Tuesday, April 12, 2016

Mental Health and Income Inequality

There have been several studies about the connection between Mental Health issues and Low-Income families and individuals. An April 2011 report stated the following. 

"Participants with household income of less than $20,000 per year were at increased risk of incident mood disorders during the three-year follow-up period in comparison with those with income of $70,000 or more per year," the authors report. 
"A decrease in household income during the two time points was also associated with an increased risk of incident mood, anxiety, or substance use disorders in comparison with respondents with no change in income," they write.

It goes to show that income inequality isn't just an economic issue, it's a health issue as well. It's no surprise that Low-Income families and individuals have a higher rate of mood, and anxiety issues, because of the constant strain of worrying about getting the bills paid and getting food on the tables not only for themselves but for their family as well. Children of Low-Income families don't do as well in school because it's hard to focus when your hungry, or don't know when you will eat next, or if the only meal they get is a school lunch. Although many schools have a morning breakfast program, there are still plenty that don't have one.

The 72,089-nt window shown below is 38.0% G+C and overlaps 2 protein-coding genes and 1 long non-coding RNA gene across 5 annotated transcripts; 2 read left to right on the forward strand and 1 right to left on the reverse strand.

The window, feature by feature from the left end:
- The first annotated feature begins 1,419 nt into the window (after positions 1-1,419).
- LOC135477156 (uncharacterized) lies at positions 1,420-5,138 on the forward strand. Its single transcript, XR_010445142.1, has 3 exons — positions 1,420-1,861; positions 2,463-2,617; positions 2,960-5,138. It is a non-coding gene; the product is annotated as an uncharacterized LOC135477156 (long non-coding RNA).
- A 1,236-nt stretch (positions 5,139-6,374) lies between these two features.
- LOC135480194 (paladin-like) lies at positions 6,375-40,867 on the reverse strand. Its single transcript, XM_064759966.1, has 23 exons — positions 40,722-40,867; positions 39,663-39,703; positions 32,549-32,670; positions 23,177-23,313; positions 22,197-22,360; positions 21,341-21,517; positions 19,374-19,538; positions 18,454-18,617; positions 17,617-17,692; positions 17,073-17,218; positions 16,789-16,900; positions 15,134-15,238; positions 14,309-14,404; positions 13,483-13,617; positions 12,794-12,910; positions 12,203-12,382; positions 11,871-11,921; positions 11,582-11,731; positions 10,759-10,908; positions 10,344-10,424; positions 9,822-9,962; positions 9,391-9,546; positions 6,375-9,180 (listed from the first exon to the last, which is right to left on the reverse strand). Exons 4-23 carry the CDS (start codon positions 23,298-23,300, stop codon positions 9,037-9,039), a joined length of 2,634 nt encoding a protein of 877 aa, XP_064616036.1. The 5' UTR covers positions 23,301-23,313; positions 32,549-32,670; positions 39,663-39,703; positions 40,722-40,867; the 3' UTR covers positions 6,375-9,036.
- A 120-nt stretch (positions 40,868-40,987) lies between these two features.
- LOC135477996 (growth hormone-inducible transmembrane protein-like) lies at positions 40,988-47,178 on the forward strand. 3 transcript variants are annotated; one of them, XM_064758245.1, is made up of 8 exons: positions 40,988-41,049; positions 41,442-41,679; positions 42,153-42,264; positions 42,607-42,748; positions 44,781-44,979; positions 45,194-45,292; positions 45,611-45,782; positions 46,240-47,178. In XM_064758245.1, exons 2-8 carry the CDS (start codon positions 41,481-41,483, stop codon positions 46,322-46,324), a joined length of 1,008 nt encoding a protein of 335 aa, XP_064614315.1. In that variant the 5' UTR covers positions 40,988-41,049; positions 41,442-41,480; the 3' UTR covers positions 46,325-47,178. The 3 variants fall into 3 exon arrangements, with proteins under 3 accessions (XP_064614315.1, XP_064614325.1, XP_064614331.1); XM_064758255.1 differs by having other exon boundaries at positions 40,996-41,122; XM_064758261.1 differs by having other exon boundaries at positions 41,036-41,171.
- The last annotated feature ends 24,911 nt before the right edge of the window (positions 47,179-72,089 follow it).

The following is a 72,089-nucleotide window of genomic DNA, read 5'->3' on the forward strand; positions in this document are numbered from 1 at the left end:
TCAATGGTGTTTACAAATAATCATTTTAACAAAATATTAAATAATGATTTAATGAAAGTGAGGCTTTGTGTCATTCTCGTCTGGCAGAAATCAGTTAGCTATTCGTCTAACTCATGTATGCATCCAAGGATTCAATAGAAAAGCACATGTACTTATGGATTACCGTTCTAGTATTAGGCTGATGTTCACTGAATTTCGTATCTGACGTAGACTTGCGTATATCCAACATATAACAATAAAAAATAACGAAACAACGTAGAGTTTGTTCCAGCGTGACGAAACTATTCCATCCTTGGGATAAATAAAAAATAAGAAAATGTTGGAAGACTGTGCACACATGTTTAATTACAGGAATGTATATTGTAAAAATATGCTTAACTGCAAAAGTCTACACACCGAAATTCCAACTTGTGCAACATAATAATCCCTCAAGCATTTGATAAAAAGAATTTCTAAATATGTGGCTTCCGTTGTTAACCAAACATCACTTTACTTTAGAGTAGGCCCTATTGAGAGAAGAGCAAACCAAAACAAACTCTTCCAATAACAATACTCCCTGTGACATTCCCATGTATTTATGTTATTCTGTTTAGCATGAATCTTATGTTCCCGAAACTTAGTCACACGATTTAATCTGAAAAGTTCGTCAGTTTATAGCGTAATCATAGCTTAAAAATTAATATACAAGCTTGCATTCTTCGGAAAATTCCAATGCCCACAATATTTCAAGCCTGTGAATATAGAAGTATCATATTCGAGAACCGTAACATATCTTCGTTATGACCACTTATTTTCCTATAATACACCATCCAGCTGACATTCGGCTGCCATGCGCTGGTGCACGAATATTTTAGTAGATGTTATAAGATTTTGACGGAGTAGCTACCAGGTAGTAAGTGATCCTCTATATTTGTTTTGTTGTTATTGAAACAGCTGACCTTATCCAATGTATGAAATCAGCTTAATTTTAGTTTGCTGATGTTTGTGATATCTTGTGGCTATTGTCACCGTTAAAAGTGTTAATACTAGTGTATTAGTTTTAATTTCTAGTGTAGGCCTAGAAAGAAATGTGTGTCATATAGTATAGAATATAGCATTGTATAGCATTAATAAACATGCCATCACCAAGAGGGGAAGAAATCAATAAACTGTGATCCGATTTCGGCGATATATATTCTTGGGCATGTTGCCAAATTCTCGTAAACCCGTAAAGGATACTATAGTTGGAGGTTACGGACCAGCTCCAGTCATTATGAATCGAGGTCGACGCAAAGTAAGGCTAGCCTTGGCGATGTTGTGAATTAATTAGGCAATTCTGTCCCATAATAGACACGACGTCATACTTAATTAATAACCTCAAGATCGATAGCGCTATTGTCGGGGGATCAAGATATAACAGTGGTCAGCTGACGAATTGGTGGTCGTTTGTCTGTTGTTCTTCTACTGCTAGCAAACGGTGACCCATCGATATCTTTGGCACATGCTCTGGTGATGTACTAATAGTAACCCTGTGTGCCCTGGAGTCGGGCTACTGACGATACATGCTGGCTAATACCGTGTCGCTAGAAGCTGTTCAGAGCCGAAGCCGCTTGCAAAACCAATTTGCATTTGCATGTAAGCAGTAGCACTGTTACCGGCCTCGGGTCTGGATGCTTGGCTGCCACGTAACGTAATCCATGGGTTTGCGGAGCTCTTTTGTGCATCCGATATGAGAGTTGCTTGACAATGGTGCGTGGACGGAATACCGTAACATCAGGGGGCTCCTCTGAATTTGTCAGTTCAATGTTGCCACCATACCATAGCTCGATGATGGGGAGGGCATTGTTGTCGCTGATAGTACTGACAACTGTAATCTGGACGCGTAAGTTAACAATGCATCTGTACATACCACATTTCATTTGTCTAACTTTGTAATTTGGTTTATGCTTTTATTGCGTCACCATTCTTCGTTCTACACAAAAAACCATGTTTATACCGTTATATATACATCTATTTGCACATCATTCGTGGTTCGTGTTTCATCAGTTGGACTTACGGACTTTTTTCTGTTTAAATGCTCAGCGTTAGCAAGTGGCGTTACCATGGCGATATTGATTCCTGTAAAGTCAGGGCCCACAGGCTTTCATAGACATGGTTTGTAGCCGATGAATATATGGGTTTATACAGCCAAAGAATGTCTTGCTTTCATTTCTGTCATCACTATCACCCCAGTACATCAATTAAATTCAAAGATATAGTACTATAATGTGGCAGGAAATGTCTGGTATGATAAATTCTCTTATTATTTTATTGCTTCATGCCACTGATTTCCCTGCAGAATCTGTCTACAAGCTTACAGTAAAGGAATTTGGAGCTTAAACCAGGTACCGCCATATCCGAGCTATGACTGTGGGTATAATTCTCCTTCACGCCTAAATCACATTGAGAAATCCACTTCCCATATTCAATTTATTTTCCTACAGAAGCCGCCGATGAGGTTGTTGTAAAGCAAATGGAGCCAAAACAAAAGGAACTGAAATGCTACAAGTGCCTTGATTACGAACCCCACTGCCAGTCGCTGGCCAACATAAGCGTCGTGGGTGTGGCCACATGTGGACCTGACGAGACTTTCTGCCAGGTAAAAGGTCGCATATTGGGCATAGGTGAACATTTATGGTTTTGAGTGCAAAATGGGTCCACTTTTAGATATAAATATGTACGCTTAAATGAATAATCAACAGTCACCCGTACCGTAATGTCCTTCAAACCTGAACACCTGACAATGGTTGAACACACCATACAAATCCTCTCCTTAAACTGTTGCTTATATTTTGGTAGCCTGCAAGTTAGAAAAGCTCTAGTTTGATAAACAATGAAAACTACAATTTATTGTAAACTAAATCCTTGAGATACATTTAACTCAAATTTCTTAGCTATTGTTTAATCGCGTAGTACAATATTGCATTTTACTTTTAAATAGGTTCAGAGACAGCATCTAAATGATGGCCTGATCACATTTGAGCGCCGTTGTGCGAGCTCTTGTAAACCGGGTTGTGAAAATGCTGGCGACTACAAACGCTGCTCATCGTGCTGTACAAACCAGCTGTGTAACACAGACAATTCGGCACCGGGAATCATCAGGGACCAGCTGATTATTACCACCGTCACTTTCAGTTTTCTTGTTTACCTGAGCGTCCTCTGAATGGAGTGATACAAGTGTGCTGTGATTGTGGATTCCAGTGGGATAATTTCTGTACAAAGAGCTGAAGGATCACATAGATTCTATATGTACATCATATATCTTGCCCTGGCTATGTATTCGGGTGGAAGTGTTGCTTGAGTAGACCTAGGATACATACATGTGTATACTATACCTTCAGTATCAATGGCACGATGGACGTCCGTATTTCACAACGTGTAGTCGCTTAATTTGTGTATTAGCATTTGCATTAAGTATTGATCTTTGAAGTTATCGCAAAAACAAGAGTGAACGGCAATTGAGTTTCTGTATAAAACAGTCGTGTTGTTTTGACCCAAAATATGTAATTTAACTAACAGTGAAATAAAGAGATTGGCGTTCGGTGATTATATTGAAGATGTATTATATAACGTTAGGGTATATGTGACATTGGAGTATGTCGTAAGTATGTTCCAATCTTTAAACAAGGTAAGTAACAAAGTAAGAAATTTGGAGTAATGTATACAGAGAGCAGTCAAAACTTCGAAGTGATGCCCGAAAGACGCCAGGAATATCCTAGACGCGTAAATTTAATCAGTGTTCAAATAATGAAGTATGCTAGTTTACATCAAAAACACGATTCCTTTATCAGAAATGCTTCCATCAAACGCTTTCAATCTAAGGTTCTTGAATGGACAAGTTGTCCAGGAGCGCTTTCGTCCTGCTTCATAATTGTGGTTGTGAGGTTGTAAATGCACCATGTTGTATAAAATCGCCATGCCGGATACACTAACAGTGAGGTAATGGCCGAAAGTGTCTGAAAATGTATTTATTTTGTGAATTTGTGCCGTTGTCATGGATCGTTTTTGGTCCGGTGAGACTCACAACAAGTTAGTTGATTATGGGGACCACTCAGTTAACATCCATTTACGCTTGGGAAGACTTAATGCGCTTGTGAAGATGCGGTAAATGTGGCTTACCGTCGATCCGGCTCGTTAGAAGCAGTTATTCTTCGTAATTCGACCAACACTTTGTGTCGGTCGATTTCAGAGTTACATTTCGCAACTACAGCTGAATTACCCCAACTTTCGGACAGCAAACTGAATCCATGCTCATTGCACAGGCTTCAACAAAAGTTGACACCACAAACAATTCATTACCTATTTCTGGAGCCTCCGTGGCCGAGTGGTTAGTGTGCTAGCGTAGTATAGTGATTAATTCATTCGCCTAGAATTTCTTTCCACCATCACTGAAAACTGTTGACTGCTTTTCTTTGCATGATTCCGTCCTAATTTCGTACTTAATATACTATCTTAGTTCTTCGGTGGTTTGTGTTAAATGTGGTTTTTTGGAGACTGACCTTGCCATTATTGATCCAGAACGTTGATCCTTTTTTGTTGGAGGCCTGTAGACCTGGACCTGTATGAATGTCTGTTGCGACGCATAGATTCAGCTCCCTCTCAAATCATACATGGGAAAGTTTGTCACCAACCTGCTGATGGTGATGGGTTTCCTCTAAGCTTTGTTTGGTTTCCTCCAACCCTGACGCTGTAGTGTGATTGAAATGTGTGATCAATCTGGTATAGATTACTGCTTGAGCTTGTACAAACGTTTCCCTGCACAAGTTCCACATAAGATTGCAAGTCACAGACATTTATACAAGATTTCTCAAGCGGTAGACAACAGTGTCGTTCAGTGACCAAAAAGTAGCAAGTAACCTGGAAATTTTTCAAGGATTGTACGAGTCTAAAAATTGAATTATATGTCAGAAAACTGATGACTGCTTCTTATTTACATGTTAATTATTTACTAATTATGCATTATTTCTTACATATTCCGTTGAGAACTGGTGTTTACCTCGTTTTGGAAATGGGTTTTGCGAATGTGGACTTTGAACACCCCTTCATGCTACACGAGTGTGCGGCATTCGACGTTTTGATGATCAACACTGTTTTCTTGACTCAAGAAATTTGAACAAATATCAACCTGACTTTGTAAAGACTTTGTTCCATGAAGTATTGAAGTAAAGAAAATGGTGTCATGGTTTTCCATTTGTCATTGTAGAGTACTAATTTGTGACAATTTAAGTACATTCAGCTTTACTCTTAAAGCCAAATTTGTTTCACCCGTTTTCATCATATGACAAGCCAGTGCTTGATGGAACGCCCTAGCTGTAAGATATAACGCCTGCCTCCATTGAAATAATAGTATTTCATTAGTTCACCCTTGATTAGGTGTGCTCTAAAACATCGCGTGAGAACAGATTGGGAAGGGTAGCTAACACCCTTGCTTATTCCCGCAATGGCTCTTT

It's hard to have to choose between the medication that will help stabilize a mood disorder and having meals for a week. Although the ACA (Affordable Care Act, ie. Obamacare) is a good start, and single payer system would help to alleviate the stress of having to choose between having medication or food. With the GOP trying to privatize more and more of Medicare, and other social programs, in order to squeeze more money out of them, it's becoming harder and harder for low-income families to make ends meet even on Food Stamps, and other assistance.

Families and individuals that are struggling with just getting food and other basis needs met, are finding fewer and fewer resources available because more roadblocks are being put up by conservative legislators who aren't bothering with educating themselves on the realities of income inequality and are just blindly accepting myths and misinformation about the poor and homeless. In order to improve the care of individuals we are going to have to educate our leaders on the realities of what it's like to be poor, and show them the path which will benefit everyone.